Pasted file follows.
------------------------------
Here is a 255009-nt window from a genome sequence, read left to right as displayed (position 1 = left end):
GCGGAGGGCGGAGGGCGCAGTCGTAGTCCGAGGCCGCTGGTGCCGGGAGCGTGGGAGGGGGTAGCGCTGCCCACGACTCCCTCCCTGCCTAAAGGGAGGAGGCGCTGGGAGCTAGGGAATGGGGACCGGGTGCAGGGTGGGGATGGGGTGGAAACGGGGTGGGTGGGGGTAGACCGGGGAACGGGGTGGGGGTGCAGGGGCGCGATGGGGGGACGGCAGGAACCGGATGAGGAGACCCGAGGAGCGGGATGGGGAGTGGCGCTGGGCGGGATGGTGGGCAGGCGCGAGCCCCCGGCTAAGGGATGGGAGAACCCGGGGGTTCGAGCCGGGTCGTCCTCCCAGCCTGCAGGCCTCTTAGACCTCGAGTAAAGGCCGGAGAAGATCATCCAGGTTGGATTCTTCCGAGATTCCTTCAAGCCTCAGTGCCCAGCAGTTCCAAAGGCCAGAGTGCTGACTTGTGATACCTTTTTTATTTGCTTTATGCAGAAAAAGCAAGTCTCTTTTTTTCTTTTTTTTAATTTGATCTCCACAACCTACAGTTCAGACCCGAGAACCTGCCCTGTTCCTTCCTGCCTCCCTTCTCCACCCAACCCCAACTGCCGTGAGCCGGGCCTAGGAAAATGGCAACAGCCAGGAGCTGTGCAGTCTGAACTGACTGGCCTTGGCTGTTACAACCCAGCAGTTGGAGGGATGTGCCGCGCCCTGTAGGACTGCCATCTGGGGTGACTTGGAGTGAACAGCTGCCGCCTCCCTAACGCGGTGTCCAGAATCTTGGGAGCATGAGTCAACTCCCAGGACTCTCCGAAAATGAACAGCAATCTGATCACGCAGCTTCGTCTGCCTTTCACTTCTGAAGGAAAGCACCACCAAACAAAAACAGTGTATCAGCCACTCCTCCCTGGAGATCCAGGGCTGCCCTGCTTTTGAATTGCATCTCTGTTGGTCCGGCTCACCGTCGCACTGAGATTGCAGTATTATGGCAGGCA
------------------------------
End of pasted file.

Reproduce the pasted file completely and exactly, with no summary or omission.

Here is a 255009-nt window from a genome sequence, read left to right as displayed (position 1 = left end):
GCGGAGGGCGGAGGGCGCAGTCGTAGTCCGAGGCCGCTGGTGCCGGGAGCGTGGGAGGGGGTAGCGCTGCCCACGACTCCCTCCCTGCCTAAAGGGAGGAGGCGCTGGGAGCTAGGGAATGGGGACCGGGTGCAGGGTGGGGATGGGGTGGAAACGGGGTGGGTGGGGGTAGACCGGGGAACGGGGTGGGGGTGCAGGGGCGCGATGGGGGGACGGCAGGAACCGGATGAGGAGACCCGAGGAGCGGGATGGGGAGTGGCGCTGGGCGGGATGGTGGGCAGGCGCGAGCCCCCGGCTAAGGGATGGGAGAACCCGGGGGTTCGAGCCGGGTCGTCCTCCCAGCCTGCAGGCCTCTTAGACCTCGAGTAAAGGCCGGAGAAGATCATCCAGGTTGGATTCTTCCGAGATTCCTTCAAGCCTCAGTGCCCAGCAGTTCCAAAGGCCAGAGTGCTGACTTGTGATACCTTTTTTATTTGCTTTATGCAGAAAAAGCAAGTCTCTTTTTTTCTTTTTTTTAATTTGATCTCCACAACCTACAGTTCAGACCCGAGAACCTGCCCTGTTCCTTCCTGCCTCCCTTCTCCACCCAACCCCAACTGCCGTGAGCCGGGCCTAGGAAAATGGCAACAGCCAGGAGCTGTGCAGTCTGAACTGACTGGCCTTGGCTGTTACAACCCAGCAGTTGGAGGGATGTGCCGCGCCCTGTAGGACTGCCATCTGGGGTGACTTGGAGTGAACAGCTGCCGCCTCCCTAACGCGGTGTCCAGAATCTTGGGAGCATGAGTCAACTCCCAGGACTCTCCGAAAATGAACAGCAATCTGATCACGCAGCTTCGTCTGCCTTTCACTTCTGAAGGAAAGCACCACCAAACAAAAACAGTGTATCAGCCACTCCTCCCTGGAGATCCAGGGCTGCCCTGCTTTTGAATTGCATCTCTGTTGGTCCGGCTCACCGTCGCACTGAGATTGCAGTATTATGGCAGGCA